The City of Brass
- Author: S.A. Chakraborty
- Genre: YA Fantasy
- Publication Date: November 14, 2017
- Publisher: Harper Voyager
- Series: The Daevabad Trilogy #1
TRIGGER WARNING: slavery, execution, riots, mention of torture and rape
Nahri has never believed in magic. Certainly, she has power; on the streets of eighteenth-century Cairo, she’s a con woman of unsurpassed talent. But she knows better than anyone that the trades she uses to get by — palm readings, zars, and a mysterious gift for healing — are all tricks, both the means to the delightful end of swindling Ottoman nobles and a reliable way to survive.
But when Nahri accidentally summon Dara, an equally sly, darkly mysterious djinn warrior, to her side during one of her cons, she’s forced to reconsider her beliefs. For Dara tells Nahri an extraordinary tale across hot, windswept sands teeming with creatures of fire and rivers where the mythical married sleep, past ruins of once-magnificent human metropolises and mountains where the circling birds of prey are more than what they seem, lies Daevabad, the legendary city of brass — a city to which Nahri is irrevocably bound.
In Daevabad, within gilded brass walls laced with enchantments and behind the six gates of the six djinn tribes, old resentments run deep. And when Nahri decides to enter this world, her arrival threatens to ignite a war that has been simmering for centuries.
Spurning Dara’s warning of the treachery surrounding her, she embarks on a hesitant friendship with Alizayd, an idealistic prince who dreams of revolutionizing his father’s corrupt regime. All too soon, Nahri learns that true power is fierce and brutal. That magic cannot shield her from the dangerous web of court politics. That even the cleverest of schemes can have deadly consequences.
After all, there is a reason they say to be careful what you wish for …
I’m the kind of girl who flies through books like there’s no tomorrow. However, there was something about this book that made me slow down and savor it like a super-fancy dessert. The City of Brass isn’t just a book, it’s more of an immersive experience. I love that it’s full of exactly what I’d expect from a book set in Cairo and surrounding areas – people of color.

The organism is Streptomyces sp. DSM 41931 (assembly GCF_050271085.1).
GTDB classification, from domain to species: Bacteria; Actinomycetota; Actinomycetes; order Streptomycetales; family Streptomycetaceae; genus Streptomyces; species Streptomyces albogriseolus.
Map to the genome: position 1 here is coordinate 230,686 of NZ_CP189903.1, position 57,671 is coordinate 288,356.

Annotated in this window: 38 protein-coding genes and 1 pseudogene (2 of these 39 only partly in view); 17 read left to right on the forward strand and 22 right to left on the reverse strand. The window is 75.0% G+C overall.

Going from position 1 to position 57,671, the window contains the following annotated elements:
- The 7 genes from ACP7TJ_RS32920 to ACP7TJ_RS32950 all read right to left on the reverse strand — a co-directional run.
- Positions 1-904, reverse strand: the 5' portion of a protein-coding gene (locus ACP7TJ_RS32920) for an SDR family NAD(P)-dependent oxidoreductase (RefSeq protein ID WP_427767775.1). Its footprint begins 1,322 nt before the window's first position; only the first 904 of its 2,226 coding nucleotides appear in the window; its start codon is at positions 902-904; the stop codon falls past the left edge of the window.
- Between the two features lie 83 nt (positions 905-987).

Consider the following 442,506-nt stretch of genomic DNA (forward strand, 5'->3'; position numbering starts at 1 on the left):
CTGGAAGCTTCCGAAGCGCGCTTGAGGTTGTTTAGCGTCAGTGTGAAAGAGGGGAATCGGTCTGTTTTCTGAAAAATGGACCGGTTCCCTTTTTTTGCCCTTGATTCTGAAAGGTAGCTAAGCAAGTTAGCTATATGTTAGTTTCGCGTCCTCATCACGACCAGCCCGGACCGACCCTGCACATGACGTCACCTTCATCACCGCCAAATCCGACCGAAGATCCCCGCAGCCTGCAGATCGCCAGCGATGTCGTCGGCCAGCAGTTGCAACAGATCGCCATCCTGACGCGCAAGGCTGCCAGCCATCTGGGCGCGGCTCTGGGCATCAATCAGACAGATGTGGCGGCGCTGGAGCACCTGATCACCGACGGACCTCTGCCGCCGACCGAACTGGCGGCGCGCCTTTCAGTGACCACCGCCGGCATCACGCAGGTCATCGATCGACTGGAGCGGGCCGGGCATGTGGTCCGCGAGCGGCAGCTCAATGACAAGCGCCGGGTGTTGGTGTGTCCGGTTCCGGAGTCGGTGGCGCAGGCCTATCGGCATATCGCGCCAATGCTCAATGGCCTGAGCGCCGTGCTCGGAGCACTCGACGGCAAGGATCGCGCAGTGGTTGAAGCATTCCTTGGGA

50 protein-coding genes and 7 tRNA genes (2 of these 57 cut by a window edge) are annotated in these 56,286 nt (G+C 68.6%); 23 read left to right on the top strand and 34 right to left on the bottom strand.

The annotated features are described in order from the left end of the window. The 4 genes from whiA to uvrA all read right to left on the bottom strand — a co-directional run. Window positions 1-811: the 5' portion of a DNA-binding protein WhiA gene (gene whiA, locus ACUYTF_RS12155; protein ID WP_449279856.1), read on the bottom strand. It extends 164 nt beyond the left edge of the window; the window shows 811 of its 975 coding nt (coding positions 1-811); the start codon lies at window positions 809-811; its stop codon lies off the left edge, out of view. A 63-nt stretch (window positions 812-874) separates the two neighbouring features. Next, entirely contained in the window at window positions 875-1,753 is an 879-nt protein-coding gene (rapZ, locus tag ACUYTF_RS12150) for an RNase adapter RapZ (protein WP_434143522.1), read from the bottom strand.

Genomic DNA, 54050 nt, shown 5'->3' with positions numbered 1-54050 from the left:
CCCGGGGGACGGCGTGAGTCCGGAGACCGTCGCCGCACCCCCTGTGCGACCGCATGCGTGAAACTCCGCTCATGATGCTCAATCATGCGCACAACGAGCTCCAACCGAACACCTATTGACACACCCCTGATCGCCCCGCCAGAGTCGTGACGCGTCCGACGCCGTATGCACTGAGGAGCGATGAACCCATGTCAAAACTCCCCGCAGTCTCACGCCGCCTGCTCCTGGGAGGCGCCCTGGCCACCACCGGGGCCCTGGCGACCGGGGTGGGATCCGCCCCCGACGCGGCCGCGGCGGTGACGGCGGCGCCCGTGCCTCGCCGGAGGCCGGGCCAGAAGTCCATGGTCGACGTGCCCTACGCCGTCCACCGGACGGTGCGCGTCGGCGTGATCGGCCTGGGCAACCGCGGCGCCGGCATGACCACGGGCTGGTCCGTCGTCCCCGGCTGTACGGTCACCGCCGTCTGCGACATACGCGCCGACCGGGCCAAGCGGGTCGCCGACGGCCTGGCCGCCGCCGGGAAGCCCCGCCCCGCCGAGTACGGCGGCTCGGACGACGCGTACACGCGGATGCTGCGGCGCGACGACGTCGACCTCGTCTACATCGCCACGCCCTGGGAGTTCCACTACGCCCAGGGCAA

It isn’t the fastest moving story right off the bat, but I liked how the author took the time to really set the stage and allow me to get invested in the characters. Nahri is awesome. She’s young, smart, and a hustler trying to make ends meet without any family to fall back on in the melting pot that is 18th-century Cairo. But when something goes wrong, she winds up summoning a djinn and placing herself into serious danger. Dara, the djinn, tells her a fantastic story about the city of brass, as he whisks her away to this mythical place.
However, while Daevabad is beautiful, it isn’t perfect. There is discord brewing, riots are threatening, and corruption runs deep. Alizayd is a bit of a religious zealot, which I wasn’t thrilled to see, but all he really wants is to fix the broken system his father rules. The different tribes don’t get along, and the shafit are part human, part djinn, and highly discriminated against.
“‘Shafit are forbidden from skilled work; if our kind are lucky, they can find a job as a servant or bed slave … We’re not allowed to leave, we’re now allowed to work, our women and children can be legally stolen by any pureblood claiming they’re related —‘“
The descriptions and the writing are gorgeous, and swiftly transported me right into the story:
“Fog shrouded the great city of brass, obscuring its towering minarets of sandblasted glass and hammered metal and veiling its golden domes. Rain seeped off the jade roofs of marble palaces and flooded its stone streets, condensing on the placid faces of its ancient Nahid founders memorialized on the murals covering its mighty walls.”
The story itself was great, and the world building was absolutely incredible. There’s a lot of action, plenty of intrigue, some political maneuvering, a bit of romance, and plenty of plot twists. It’s a great start to a series, and I can’t wait to find out what happens next.
People who have sat around with me while I’m reading, especially when there’s a surprising reveal, a shocking plot twist, or an unexpected event often look up in alarm when I gasp audibly. The gasp factor is directly related to the number of times I audibly gasp during a reading, and there isn’t an upper limit.
Gasp Factor: 13
Categories: Book Review